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In which I remember I do not have a child but I have been one

I try to replant the sky. Reply to it like the crackling

architecture of autumn. It’s early in the season,

hot as bone. The oven is turned on. I’m afraid of fire,

so volatile. Tonight,

the parents seem smarter

and sadder. I drive

home, dreading

home, the moon covered

in plaque, very

miserly, very shy (I tell you now

I always have been). I cannot write

about Mother, combing out hair 

in autumn sun: she is alive and very tense – the arguments

I overhear each morning, Mother and Father

standing in the kitchen like snowstorms. When I was born,

my father misread maps. I felt it was my career,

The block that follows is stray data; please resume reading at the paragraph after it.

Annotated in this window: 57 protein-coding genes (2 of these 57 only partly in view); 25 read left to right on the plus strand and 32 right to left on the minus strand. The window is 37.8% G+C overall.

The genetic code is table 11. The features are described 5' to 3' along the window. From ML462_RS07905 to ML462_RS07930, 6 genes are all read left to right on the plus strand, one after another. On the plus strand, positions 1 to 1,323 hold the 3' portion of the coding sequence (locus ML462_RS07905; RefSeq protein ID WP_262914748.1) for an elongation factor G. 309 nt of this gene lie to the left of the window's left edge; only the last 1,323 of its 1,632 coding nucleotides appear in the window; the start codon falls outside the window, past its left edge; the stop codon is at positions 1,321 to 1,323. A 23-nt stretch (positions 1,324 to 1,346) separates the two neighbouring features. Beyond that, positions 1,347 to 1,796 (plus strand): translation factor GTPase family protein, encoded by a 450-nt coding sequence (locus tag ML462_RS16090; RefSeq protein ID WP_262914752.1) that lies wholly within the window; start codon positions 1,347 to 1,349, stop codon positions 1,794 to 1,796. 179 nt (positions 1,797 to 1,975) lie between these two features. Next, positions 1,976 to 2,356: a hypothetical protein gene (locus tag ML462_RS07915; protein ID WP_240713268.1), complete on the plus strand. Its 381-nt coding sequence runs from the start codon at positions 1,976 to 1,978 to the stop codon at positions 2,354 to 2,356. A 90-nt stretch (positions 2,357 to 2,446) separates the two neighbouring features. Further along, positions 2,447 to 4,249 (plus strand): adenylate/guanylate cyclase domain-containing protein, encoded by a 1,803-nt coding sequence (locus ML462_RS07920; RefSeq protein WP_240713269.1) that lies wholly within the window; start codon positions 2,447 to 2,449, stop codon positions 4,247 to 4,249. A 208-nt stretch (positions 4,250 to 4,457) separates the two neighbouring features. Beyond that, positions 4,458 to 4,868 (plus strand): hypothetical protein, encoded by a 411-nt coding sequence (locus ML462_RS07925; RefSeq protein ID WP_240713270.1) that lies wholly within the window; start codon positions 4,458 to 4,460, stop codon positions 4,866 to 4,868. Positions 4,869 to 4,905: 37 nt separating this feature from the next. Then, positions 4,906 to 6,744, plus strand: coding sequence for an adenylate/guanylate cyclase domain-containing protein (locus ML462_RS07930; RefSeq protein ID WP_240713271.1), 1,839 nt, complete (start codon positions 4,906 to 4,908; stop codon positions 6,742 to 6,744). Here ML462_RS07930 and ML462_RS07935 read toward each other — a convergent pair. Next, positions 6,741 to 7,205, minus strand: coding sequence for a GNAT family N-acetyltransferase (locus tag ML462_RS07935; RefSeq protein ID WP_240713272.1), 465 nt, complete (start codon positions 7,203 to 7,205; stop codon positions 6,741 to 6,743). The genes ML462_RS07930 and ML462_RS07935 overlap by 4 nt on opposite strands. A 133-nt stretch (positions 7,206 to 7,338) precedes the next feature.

to live in fear of some sort of divorce. My mother

had no father.

I make up gardens

and seasons. The birdhouse

has been toppled over.

Which is a more empathetic way

of saying it has been destroyed. I claw into walls like an ant. Trim

small steps across

peelings of water. A friend – she is also a poet – tells me

that everybody thinks

in wrongdoings. In recurring dreams,

my grandfather touches my chest

and that’s that. I don’t want to write

another lie. I do anyway.


Loisa Fenichell’s work has been featured or is forthcoming in Guernica Magazine, Poetry Northwest, Tupelo Quarterly, Gordon Square Review, and elsewhere. Her debut collection, “all these urban fields,” was published by nothing to say press. She is an MFA candidate at Saint Mary’s College of California and currently lives in Oakland, CA.